March 7, 2019 Reading Time: 3 minutes

The Australian government’s Medicare is recommending that officials expand a program known as Better Access to the tune of $1.5 billion. The idea is to give patients more access to Medicare-subsidized visits to therapists and other health professionals. But despite their recommendations, technology offers a sometimes more effective — and affordable — alternative to putting patients face-to-face with psychologists. All that the government agency has to do to truly help patients is to get out of the way.

Online therapy has been around for decades. But it wasn’t until the 2010s that companies like TalkSpace, 7 Cups Online Therapy, and BetterHelp started giving patients more options at a much more affordable price.  

The result has clearly been a positive one, as studies show that online counseling is just as effective in helping patients as face-to-face sessions with a therapist. And while it is now proven that patients suffering from different conditions all benefit, online therapy has been particularly effective in helping patients suffering because of anxiety and stress.

On top of that, what’s been the most revealing fact about the use of technology to help patients is that there is a particular group that benefits more than most: those who undergo online therapy to treat depression.

According to an analysis involving 3,876 adults, people suffering from depression reported better outcomes than those who went for a more traditional route.

In other words, when care is both more accessible and affordable, patients are more likely to stick with the program and see it through — two important steps you must take if healing is the goal.

With our busy lifestyles and difficulty dealing with our commute, work, and other conflicting parts of our routine, adding time to talk to a therapist face-to-face does not factor in our lists of priorities. To force patients to only find an in-person solution to a problem that can be addressed online will only add stress to our already stressful routines, making the very idea of looking for help prohibitive to many of us.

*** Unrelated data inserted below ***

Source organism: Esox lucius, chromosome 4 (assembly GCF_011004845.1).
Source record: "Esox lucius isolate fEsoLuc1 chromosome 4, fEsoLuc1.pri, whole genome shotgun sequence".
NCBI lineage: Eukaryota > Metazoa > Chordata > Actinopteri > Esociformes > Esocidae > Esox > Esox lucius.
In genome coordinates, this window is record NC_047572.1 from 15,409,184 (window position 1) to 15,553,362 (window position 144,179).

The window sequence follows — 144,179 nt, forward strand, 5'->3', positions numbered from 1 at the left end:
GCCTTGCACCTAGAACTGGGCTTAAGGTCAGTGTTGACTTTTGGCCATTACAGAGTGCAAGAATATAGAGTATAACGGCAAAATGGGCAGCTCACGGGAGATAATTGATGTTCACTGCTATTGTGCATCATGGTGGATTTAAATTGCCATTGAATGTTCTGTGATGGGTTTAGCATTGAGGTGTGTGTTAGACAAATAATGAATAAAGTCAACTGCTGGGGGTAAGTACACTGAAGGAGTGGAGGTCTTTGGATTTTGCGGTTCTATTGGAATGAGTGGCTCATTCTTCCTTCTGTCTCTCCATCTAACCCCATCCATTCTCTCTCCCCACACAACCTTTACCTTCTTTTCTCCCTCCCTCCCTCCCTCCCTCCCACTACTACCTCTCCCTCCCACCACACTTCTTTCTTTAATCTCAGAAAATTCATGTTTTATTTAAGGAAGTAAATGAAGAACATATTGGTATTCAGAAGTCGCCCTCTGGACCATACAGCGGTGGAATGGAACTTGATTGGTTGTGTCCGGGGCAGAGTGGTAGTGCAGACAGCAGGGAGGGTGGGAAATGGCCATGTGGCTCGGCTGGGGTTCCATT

Letting the Market Help Those Who Need It Most

A quick online search yields a variety of articles and blog posts showing just how online counseling helps countless patients, from busy moms to struggling reporters. But it also yields several critiques and review sites that help potential patients think their options through.

That’s how the market works.

As therapists participating in the online-therapy revolution as well as the online services that provide them with a space learn to gauge their effectiveness, they also learn to adapt, serving those in need better and for less than a clinician would charge in-house. This dynamic helps everyone, especially those in the low- and middle-income brackets.

But when it comes to a government-backed insurance program with a network of participating clinicians and therapists, the incentive structure changes, mostly because those being paid government-insurance reimbursement rates aren’t making as much money as they would if they only saw patients either paying out-of-pocket or privately insured. The result? Poor patients are stuck seeing clinicians that might not be as effective simply because they do not have an option to go outside of what’s offered through government insurance.

The only solution to a problem that comes in many different shapes and sizes is to not restrict choice but allow for solutions to be created as needed.

While some will make the case that government-backed insurance could add online counseling to its host of services to achieve better outcomes, that alone isn’t enough. After all, this hands-on involvement with the private market may add more regulatory burdens to the segment, making it less affordable and accessible.

More effective than just making the online-therapy options available for more Medicare users would be to completely allow for the medical profession to expand its services using online tools. After all, we can only benefit from a truly unrestricted market.

Chloe Anagnos

Chloe Anagnos

Chloe Anagnos is a writer and digital marketer and has been an AIER contributor since 2017. Her work has been the subject of articles in FOX News, USA Today, CNN Money, and WIRED. She has been a writer, commentator, and panelist for media outlets around the country on subjects like political marketing, campaigning, and social media. Follow @ChloeAnagnos.

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